The Garden in the Heat

Now that the hot, hot weather has set in here in Zihuatanejo, Mexico, the intense sun quickly dries out the soil in the garden even while the humidity in the air increases as we move toward the rainy season. Many of the garden greens and other veggies are past their prime, and I have already purged several pots of withered plants in my container garden.

My cucumbers are just about to give up the ghost. I’ve harvested a nice little crop this year, but now that the sun is beating heavily down upon them and drying them out, despite watering them at least once a day, they’ve begun to wilt and lose vitality.  What few tomatoes I had are now history, except for the hardy little cherry tomatoes that just keep on producing. I have but two plump beets left to pull out of the ground, both topped with lovely burgundy-hued “greens.”

Nevertheless, I’m still harvesting many other vegetables. My bell peppers are bearing right now; I could eat the plump green peppers as they are but prefer to let them redden on the vine before picking them: they are indescribably sweet and flavorful when left to ripen.  I’ve plucked one harvest of eggplants, and–heat lovers that they are–I expect they’ll be blossoming again soon and putting out even more fruits. The photo below shows a thin Japanese eggplant variety; I also planted Black Beauties and Thai green eggplants that are similar in shape to the Japanese.

I’m getting one good weekly feed of okra between the crimson and the green Clemson spineless varieties. Georgia Southern and Vates collards still thrive (other years those have kept growing right through rainy season), and the dwarf curly kale keeps churning out more healthy, crinkly leaves for salads and cooked dishes every time I pick a few, which I do almost daily.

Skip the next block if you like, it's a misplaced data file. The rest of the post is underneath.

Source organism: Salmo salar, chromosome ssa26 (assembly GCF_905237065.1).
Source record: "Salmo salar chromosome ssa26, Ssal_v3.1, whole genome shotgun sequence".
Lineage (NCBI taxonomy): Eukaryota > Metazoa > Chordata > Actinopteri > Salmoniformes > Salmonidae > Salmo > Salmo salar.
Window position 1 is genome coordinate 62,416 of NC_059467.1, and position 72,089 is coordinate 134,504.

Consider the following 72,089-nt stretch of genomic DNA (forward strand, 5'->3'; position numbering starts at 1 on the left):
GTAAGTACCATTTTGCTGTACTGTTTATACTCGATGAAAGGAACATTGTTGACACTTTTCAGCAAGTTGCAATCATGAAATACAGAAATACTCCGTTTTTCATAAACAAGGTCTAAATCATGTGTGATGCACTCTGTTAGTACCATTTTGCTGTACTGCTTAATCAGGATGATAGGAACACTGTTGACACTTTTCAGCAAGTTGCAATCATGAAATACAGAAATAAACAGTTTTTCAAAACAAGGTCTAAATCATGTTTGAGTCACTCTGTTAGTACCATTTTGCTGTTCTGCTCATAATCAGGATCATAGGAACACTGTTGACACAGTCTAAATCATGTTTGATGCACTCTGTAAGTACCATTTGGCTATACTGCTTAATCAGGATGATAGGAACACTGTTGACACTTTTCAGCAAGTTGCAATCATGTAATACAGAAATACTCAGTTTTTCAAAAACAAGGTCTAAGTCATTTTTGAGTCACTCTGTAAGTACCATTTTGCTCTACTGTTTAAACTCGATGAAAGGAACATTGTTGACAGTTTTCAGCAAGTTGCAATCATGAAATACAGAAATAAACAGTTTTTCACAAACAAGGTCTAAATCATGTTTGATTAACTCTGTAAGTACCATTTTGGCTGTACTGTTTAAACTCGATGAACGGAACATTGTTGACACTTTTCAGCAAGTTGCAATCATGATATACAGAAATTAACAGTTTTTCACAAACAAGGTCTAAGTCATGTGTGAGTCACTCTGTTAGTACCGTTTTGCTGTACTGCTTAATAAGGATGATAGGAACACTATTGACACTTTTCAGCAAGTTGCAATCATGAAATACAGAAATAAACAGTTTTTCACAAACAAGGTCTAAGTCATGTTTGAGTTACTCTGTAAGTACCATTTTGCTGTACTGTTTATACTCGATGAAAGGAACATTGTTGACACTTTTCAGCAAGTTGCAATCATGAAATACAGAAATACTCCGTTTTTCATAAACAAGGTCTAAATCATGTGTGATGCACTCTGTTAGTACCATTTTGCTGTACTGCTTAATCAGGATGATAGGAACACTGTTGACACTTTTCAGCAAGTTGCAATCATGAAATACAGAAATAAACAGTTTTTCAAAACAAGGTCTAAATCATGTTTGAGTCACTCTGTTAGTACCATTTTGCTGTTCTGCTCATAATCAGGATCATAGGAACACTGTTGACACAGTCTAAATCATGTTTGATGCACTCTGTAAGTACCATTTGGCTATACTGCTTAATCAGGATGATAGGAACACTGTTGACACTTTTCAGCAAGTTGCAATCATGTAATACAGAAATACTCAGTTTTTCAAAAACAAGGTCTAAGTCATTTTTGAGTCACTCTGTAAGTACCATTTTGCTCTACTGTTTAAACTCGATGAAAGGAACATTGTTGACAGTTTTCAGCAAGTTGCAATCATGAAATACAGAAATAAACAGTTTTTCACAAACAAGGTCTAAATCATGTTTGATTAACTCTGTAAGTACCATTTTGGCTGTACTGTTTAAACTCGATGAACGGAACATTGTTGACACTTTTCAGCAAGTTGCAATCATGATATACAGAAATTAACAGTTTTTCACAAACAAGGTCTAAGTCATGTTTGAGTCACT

Garden peppers, eggplant, okra, and kale

I’ve already harvested all of my choy sum Chinese cabbage. It’s very similar to–and even better than–the baby bok choy I had planted previous years. Now, a new variety, tatsoi, which I planted about six weeks ago, is reaching its peak and will be ready for the wok in just a few days. I’m going to throw a couple of the tender leaves into my salad today, too.

Below, top left, is a photo of the tatsoi. The spikey plant next to it is Japanese mizuna, a tender green of the mustard family that often is included in mesclun and micro green salad mixes. That’s going into the salad today, too, along with some arugula. These three greens: tatsoi, mizuna, and arugula, will lend varying degrees of peppery animation to any salad.

Garden choy, papaya, mizuna, flowers

A second papaya is just beginning to turn color on the papaya plant. After losing half of the season’s first, luscious papaya to a squirrel because I let it ripen on the stem too long, I’m torn between harvesting this one now or waiting for another day or two. The fruit is blushing but not quite soft enough to merit plucking. The flavor is so much better when it is picked ripe.

About Tatsoi: Tatsoi is the New Spinach (Haven’t You Heard?)